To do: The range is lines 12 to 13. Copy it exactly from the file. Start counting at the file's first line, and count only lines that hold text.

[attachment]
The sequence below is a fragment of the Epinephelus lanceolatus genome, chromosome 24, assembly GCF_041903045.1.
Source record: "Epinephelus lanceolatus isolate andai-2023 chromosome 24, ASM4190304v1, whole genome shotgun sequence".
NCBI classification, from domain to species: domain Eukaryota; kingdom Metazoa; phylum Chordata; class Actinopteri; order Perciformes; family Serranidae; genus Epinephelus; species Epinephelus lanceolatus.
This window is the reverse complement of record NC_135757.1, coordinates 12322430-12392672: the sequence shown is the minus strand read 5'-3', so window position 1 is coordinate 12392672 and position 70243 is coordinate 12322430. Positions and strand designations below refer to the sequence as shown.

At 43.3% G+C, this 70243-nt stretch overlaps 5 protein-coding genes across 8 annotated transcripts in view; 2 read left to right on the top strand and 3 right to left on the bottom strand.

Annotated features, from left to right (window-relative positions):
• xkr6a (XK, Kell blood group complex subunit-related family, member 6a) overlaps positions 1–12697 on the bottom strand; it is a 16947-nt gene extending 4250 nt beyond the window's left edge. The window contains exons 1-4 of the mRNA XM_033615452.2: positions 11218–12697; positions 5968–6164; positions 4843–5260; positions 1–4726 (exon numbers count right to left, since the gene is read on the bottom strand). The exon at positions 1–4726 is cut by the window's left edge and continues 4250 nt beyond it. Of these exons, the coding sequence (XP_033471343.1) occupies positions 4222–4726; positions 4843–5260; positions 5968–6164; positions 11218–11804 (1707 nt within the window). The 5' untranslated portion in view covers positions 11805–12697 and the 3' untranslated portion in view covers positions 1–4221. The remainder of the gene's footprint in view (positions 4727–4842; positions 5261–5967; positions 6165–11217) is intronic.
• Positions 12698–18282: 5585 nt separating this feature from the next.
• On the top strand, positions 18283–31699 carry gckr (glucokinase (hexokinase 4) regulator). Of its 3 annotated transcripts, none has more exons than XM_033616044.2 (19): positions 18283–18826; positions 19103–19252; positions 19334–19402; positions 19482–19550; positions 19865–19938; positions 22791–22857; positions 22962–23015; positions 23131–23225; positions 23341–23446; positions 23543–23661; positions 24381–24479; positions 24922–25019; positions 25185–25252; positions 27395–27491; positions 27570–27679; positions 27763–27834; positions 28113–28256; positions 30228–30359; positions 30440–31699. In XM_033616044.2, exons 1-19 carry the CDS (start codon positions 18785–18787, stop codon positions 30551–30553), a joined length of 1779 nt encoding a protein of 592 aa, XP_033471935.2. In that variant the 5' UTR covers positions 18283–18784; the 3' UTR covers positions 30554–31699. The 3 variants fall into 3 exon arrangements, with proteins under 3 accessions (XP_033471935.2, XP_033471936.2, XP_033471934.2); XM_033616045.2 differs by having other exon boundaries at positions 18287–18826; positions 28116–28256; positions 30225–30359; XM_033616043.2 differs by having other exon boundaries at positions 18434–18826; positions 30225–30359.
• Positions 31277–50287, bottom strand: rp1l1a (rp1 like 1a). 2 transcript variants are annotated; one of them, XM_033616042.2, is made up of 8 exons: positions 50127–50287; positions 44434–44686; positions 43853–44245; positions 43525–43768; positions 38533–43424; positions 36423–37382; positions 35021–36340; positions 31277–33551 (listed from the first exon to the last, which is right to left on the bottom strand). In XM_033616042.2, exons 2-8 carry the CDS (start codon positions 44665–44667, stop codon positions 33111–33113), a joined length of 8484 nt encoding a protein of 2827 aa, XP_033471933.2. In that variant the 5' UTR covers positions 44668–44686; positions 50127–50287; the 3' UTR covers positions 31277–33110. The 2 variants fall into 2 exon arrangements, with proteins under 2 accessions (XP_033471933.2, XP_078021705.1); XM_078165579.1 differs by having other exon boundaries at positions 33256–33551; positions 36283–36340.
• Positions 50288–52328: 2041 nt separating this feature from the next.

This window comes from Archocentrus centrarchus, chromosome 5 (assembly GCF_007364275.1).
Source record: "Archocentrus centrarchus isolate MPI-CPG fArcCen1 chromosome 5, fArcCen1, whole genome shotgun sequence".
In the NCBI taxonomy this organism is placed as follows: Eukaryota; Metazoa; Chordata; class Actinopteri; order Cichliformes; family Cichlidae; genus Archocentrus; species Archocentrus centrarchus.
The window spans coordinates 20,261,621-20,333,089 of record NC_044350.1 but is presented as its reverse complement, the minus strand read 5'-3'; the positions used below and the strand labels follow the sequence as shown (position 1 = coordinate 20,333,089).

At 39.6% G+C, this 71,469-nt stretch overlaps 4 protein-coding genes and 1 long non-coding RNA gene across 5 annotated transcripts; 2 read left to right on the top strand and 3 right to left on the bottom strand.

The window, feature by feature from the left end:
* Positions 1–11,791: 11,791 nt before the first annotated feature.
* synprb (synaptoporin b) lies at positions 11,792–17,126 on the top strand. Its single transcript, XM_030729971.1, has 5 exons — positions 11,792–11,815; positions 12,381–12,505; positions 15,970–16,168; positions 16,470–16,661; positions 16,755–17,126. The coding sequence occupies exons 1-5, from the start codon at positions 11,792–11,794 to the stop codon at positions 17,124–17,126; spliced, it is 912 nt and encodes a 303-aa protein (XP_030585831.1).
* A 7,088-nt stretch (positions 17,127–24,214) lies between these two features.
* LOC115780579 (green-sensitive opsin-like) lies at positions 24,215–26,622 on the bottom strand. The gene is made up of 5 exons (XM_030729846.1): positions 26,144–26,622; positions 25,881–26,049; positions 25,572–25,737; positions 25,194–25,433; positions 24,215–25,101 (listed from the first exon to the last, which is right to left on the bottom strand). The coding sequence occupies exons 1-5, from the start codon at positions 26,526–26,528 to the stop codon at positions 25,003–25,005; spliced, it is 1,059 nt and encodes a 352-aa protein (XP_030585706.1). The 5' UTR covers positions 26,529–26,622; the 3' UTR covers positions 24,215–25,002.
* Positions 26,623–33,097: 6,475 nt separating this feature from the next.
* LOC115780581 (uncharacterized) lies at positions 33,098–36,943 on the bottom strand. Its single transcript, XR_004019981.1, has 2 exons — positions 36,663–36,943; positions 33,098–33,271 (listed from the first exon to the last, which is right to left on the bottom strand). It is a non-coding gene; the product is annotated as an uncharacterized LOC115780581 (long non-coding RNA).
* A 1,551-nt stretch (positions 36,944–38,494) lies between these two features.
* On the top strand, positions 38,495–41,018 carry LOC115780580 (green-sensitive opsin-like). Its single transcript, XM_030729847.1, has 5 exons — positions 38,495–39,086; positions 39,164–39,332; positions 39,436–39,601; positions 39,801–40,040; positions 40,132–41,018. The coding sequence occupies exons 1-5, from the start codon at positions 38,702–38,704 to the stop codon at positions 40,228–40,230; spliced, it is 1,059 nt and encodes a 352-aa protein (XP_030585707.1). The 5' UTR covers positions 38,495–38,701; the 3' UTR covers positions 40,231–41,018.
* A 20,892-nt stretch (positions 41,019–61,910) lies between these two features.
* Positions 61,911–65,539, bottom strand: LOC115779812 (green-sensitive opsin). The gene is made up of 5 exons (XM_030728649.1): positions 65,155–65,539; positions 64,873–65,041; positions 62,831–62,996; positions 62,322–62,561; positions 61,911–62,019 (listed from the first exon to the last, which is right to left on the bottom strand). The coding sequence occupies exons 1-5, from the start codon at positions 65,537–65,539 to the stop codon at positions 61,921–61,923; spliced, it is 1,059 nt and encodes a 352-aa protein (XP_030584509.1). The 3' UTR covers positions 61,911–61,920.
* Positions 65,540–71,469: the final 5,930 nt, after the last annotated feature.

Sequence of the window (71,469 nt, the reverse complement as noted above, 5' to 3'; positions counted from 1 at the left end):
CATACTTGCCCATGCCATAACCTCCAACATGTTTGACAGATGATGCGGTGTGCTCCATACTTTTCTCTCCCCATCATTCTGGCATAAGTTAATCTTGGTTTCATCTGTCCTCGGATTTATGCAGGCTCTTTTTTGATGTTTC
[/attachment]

This window comes from Archocentrus centrarchus, chromosome 5 (assembly GCF_007364275.1).
Source record: "Archocentrus centrarchus isolate MPI-CPG fArcCen1 chromosome 5, fArcCen1, whole genome shotgun sequence".